Author Summary

Mutations in the glycyl-tRNA synthetase gene (GARS) cause Charcot-Marie-Tooth disease type 2D, a disease characterized by neuronal axon loss in the arms and legs, resulting in weakness and sensory problems. The GARS protein is essential for protein synthesis in every cell, and it has been difficult to determine whether the mutations result in disease because they impair this function or whether GARS somehow becomes toxic when it is mutated. We generated mice that overexpress normal GARS and mated these to two different mouse models of the disease to determine whether a restoration of normal function could prevent the disease. These crosses demonstrated that the mutant forms of GARS are toxic, and this toxic effect increases as the amount of mutant protein increases. Furthermore, this toxicity cannot be reduced or prevented by providing additional normal GARS. Therefore, these results suggest that, for most patients, therapies need to specifically target the mutant form of GARS or the toxic function.


Charcot-Marie-Tooth disease (CMT) is a heterogeneous group of inherited neuropathies affecting approximately 1 in 2,500 people [1]. CMT is divided into type 1 forms, characterized by demyelination and decreased nerve conduction velocity, type 2 or axonal forms, characterized by axon loss and reduced evoked potential amplitudes, and intermediate forms having features of both demyelinating and axonal neuropathy [2], [3].

As the genetic causes of CMT have been identified, shared mechanisms have been elucidated that help explain the myelin degeneration in CMT type 1 and axon degeneration in CMT type 2. Disruption of myelin structure through mutation of proteins produced by peripheral Schwann cells is a recurring mechanism in type 1 CMTs [4][6]. Defects associated with vesicle trafficking [7], [8], mitochondrial morphology [9][11], and cytoskeletal integrity [12], [13] have each been implicated in multiple axonal forms of CMT.

Other axonal and intermediate CMTs have been linked to mutations in tRNA synthetase genes. The first to be identified and best characterized is CMT type 2D, caused by mutations in the glycyl-tRNA synthetase gene (GARS, MIM ID 601472) [14]. Subsequently, mutations in tyrosyl-tRNA synthetase (YARS, MIM ID 608323) were identified in patients with dominant intermediate CMTC [15]; a single missense change in the alanyl-tRNA synthetase gene (AARS, MIM ID 613287) was associated with axonal CMT2N [16]; and most recently compound heterozygous frame shift/missense mutations in the lysyl-tRNA synthetase gene (KARS, MIM ID 613641) were reported in a patient with recessive intermediate CMTB [17]. While human genetic studies have implicated mutations in multiple tRNA synthetase genes, the pathogenic mechanism for these neuropathies is still unclear, although a shared mechanism is an attractive hypothesis [18]. In particular, it is unclear whether the mutations result in a pathological gain of function, a partial loss of activity related to translation, an impact on an unknown, noncanonical activity, or a combination of these mechanisms.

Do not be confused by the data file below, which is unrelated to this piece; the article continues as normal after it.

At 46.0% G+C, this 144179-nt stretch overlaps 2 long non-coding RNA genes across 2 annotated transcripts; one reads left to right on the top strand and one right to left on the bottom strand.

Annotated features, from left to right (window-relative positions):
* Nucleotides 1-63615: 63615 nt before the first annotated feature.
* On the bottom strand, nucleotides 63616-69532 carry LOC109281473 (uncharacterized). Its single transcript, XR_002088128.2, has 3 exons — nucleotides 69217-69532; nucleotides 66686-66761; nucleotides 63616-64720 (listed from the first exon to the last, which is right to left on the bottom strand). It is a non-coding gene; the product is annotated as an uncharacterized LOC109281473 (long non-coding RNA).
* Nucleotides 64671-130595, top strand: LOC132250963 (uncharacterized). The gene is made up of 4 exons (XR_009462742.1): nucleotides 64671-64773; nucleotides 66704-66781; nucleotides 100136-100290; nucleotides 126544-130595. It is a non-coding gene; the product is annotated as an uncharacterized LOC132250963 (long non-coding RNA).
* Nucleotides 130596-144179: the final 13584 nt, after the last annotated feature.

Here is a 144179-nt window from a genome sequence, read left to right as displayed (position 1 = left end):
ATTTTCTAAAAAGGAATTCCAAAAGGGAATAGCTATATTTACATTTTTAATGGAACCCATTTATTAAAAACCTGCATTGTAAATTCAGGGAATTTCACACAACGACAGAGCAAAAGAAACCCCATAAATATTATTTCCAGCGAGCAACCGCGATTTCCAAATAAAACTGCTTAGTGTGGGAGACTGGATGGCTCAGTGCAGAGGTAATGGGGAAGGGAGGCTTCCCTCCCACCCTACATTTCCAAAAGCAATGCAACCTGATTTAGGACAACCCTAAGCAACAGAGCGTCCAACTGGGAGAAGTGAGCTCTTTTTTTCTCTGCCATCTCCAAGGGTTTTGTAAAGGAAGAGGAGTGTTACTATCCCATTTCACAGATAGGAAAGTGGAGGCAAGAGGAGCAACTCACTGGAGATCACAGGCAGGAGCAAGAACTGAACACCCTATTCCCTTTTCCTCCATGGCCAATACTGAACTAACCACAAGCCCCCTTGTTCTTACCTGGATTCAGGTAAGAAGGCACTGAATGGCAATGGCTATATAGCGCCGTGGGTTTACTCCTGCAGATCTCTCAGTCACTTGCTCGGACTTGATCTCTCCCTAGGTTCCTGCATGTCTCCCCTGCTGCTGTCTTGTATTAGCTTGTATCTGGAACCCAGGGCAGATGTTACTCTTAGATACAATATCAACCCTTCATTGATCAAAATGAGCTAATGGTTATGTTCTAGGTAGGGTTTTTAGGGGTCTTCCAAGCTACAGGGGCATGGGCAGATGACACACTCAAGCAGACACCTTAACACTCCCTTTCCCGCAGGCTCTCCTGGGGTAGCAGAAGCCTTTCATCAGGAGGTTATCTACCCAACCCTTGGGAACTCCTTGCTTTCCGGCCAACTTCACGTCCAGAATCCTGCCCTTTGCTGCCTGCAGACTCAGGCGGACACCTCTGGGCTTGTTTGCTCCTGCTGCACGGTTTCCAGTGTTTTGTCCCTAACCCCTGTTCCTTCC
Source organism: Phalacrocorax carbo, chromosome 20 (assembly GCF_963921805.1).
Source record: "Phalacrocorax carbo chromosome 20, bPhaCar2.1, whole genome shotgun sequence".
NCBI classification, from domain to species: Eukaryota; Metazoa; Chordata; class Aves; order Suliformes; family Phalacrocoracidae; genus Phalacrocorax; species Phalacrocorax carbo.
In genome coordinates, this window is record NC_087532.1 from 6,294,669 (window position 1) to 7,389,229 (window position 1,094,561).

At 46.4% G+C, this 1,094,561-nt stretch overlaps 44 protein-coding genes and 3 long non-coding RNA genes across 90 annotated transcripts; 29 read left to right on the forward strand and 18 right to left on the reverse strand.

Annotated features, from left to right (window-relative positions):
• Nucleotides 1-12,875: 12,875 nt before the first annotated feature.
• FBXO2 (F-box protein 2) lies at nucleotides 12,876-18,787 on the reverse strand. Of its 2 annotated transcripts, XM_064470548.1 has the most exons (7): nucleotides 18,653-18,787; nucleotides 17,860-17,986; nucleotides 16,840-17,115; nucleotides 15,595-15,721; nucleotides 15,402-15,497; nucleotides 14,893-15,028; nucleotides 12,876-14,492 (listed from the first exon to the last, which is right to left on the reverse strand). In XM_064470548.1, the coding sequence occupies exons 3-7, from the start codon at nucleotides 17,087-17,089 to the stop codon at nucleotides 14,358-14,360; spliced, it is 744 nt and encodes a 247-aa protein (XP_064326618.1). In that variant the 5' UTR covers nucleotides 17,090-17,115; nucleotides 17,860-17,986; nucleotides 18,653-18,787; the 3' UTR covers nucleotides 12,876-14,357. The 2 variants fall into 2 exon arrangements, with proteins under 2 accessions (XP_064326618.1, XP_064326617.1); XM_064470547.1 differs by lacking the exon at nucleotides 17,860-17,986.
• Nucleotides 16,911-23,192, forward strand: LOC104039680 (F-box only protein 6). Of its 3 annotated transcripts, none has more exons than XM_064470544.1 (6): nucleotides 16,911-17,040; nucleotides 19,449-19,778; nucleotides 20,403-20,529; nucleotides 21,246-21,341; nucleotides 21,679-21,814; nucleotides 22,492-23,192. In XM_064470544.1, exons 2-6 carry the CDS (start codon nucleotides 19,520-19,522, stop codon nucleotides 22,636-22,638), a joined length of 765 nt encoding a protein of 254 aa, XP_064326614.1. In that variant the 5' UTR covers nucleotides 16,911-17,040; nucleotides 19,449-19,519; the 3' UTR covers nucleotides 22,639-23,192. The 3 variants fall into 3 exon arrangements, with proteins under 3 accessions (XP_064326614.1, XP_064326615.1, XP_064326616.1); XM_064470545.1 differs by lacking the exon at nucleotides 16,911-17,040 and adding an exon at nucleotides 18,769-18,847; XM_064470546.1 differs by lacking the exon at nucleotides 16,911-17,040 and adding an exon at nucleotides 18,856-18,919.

tRNA synthetases covalently link tRNAs with their cognate amino acids to translate the genetic code. These enzymes serve an essential, nonredundant role in protein synthesis. It has been suggested that a reduction of this tRNA-charging function could result in neuropathy, and peripheral nerves with long, large-diameter axons may be especially vulnerable to decreased activity because of their unusual transport and metabolic demands [15], [19]. Consistent with this, several disease-causing mutations in GARS are associated with a reduction in charging function in cell-free assays, and this is roughly correlated with a decreased ability to rescue nonviability in yeast caused by deficiency of GRS1, the ortholog of GARS. However other mutations do not impair this function [19][21].